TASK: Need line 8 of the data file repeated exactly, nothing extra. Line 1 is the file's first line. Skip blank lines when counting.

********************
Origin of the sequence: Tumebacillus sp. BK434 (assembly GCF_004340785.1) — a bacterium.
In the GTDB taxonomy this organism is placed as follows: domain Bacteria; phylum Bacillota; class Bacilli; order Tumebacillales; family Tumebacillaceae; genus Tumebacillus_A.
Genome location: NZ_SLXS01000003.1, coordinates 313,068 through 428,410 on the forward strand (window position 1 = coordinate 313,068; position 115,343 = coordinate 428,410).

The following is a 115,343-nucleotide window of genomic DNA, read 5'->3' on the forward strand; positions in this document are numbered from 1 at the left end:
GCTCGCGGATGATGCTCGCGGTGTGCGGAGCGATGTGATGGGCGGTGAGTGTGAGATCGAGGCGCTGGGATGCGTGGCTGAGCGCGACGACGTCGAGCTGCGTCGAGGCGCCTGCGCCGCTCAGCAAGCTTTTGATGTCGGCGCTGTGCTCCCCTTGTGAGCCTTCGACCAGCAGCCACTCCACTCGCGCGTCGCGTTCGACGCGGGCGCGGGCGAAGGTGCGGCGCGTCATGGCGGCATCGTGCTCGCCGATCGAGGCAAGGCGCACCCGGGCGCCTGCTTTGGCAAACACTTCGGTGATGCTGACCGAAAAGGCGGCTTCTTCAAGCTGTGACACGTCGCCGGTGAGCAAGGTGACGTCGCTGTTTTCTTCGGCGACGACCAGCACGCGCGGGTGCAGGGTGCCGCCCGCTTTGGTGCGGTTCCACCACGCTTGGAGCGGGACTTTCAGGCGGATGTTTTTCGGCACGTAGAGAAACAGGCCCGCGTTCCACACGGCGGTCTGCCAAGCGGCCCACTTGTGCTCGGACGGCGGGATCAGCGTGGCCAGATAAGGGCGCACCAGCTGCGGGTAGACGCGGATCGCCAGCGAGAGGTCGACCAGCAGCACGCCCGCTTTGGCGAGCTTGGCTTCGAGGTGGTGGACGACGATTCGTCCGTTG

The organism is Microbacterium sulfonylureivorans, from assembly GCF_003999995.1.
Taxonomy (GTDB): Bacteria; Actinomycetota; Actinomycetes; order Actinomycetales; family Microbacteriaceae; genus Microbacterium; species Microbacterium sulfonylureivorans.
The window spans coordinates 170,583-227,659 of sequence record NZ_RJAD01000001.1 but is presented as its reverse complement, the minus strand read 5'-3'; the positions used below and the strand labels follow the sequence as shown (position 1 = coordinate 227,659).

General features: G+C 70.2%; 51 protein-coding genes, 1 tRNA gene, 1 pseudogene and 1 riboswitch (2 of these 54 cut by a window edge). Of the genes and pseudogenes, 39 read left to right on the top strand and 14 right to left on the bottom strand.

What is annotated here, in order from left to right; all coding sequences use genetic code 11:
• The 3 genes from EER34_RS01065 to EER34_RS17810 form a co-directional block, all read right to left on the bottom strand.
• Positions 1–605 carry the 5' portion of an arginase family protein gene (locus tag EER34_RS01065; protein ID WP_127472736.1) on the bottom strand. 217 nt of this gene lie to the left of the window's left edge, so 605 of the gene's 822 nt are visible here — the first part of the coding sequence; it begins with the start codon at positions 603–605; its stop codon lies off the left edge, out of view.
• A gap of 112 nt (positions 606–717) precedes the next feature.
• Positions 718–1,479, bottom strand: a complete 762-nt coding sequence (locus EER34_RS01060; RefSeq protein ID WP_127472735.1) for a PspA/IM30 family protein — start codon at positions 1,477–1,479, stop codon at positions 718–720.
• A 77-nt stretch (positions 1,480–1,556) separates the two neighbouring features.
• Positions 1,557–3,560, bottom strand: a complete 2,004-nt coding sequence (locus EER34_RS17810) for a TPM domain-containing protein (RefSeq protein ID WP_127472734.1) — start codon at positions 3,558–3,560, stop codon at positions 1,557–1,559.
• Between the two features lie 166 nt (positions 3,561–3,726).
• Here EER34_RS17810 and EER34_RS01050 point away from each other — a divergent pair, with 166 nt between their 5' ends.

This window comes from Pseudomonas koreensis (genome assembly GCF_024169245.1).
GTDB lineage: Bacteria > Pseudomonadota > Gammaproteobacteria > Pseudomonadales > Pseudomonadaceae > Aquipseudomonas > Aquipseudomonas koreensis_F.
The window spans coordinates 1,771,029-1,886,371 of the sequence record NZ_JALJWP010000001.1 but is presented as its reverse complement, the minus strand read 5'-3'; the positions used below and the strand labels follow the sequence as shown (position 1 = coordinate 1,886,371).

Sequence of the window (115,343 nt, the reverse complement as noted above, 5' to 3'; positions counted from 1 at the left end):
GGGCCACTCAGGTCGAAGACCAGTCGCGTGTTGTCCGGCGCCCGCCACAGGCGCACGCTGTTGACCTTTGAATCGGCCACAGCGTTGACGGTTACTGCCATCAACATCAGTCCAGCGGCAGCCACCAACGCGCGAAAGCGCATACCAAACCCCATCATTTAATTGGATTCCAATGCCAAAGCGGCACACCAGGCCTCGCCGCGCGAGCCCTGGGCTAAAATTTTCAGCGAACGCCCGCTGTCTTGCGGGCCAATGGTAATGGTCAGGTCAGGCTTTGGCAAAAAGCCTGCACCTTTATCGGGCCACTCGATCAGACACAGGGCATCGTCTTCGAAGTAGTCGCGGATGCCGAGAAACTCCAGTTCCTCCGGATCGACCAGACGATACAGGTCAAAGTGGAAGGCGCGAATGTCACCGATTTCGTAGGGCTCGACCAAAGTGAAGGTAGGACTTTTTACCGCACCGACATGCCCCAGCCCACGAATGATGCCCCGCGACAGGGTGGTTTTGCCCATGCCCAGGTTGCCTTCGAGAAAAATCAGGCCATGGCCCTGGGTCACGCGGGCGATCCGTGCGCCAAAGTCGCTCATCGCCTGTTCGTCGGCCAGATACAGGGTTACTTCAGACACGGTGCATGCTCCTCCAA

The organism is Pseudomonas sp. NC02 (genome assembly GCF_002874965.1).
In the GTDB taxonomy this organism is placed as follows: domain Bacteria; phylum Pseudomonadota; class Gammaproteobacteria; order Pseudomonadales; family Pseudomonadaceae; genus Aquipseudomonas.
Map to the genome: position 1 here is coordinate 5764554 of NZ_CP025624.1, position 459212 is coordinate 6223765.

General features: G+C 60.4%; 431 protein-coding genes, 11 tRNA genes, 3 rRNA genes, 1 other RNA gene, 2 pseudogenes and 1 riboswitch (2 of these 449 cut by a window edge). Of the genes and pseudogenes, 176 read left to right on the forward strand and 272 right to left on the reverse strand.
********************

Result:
The window spans coordinates 170,583-227,659 of sequence record NZ_RJAD01000001.1 but is presented as its reverse complement, the minus strand read 5'-3'; the positions used below and the strand labels follow the sequence as shown (position 1 = coordinate 227,659).